Following the occupation of Port Royal, the next surge of intersectional trade developed in Matamoros. Shippers from the northern states used the legal loophole in the federal blockade explained earlier to circumvent prohibition against selling contraband to the enemy. They merely pretended their cargoes were destined for Mexico whereas they were actually used to supply the Confederacy.

Intersectional trade swelled after Memphis and New Orleans were captured shortly before the summer of 1862. Both cities were near the center of the World’s richest cotton-growing lands. When General Butler assumed command in New Orleans he became a vigorous proponent of trading with the enemy, partly because he was the biggest shareholder in one of the largest textile mills in Massachusetts.

Contrary to popular belief, cargoes running the Union blockade did not necessarily represent shipments between the Confederacy and Europe. About twice as much cotton reached the North across enemy lines as was shipped to Europe through the maritime blockade. But by using a variety of evasions northern merchants sometimes ran the Union naval blockade themselves instead of employing overland routes across enemy lines. One method was to first ship cargoes to Halifax where they could be converted into “Canadian” merchandise prior to running the blockade. On return, Confederate bales could be transformed into “Canadian cotton” at Halifax and thereafter shipped to New York or other Northeastern ports.

After General Butler became the Maestro of wartime intersectional trade in New Orleans he transferred to occupied Norfolk in November 1863. Once again he utilized family members and earlier New Orleans associates to promote commerce across enemy lines in Virginia. After the fall of the South’s last major blockade-running port at Wilmington, North Carolina in the War’s final months, General Robert E. Lee’s besieged army at Petersburg received most of its vital supplies from Butler-controlled Norfolk.

Following Vicksburg’s surrender in mid-1863 Rebel states west of the Mississippi River were isolated. Union gunboats patrolling the river made it difficult for Confederates to transfer supplies across the stream. Consequently, the Rebel Trans-Mississippi became almost a nation unto itself. Commanding Lieutenant General Edmund Kirby-Smith was not only the ultimate military authority throughout the vast region, but also controlled important aspects of civilian life including a near monopoly on cotton trade. The territory evolved into a near free-for-all of inter-belligerent trade as a result of its inability to obtain adequate supplies of necessities by any other means.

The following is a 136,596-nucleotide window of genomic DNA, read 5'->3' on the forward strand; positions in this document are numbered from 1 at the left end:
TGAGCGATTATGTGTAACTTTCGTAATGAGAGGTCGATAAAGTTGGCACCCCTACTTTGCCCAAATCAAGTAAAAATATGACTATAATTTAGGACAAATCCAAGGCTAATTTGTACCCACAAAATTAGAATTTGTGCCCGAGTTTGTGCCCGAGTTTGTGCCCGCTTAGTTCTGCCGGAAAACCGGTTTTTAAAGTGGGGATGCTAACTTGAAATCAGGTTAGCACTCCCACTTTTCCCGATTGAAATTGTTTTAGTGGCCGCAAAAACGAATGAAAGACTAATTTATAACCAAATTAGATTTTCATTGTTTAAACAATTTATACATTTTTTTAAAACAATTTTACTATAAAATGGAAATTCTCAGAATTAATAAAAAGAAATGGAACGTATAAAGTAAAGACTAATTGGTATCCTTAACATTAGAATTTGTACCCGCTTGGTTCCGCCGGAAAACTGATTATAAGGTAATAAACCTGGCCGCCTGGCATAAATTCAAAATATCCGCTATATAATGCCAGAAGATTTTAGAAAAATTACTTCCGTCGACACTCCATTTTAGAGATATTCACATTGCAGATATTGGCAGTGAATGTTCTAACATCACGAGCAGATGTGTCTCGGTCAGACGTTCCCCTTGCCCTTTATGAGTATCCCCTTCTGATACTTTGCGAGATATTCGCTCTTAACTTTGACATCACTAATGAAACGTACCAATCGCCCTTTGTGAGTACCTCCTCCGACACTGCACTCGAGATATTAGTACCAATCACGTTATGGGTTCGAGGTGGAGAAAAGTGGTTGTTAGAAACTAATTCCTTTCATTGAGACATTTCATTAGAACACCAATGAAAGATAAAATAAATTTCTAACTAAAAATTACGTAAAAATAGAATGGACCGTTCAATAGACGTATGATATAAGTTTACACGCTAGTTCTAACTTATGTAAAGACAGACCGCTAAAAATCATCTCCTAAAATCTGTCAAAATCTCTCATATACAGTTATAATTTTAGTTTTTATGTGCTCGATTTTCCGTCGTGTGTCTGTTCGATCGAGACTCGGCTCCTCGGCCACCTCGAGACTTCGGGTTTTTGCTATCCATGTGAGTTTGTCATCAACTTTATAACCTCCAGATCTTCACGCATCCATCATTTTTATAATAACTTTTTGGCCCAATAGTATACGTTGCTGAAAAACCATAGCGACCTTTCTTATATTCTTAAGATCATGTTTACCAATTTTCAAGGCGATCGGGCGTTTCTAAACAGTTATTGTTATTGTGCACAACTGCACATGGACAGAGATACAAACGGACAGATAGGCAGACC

In the War’s final year Lincoln threw the gates of intersectional trade wide open. Efforts by Congress and the military to throttle such commerce caused a decline in Treasury’s gold reserves in the second half of 1864, because they reduced on the amount of cotton Union traders had available to sell to Europe in exchange for gold. Lincoln concluded that he could slow the gold drain by requiring that domestic cotton buyers be restricted to using greenback currency, which was not convertible into gold. He also believed that a proliferation of greenbacks in the South would provide a powerful economic incentive among residents to favor reunification with the Union.

In the end, wartime intersectional commerce was a greater benefit to the Confederacy than to the Union and likely prolonged the War. While there were admittedly some unselfish and diplomatic reasons for Northerners to engage in such trade, the chief motivation was mercenary. During the War cotton prices climbed as high as $1.90 per pound as compared to about $0.13 in 1860, which was the year before the War. For those willing to set aside morality in exchange for personal economic advantage, the profits were irresistible — particularly when favored access to inventories could be secured by means of political connections, bribery, or military status.

One example involves a name currently associated with a prominent bank and credit card operation. Until he became Chief Justice of the Supreme Court late in the War, Treasury Secretary Salmon P. Chase was largely responsible for issuing cotton trading permits. Petitioners encompassing the full limits of the ethical spectrum continually hounded him for the profitable certificates. Although Chase had a reputation for honesty, he was a prideful man whose ambitions required money. For example, he hoped to unseat Lincoln in the 1864 Presidential election.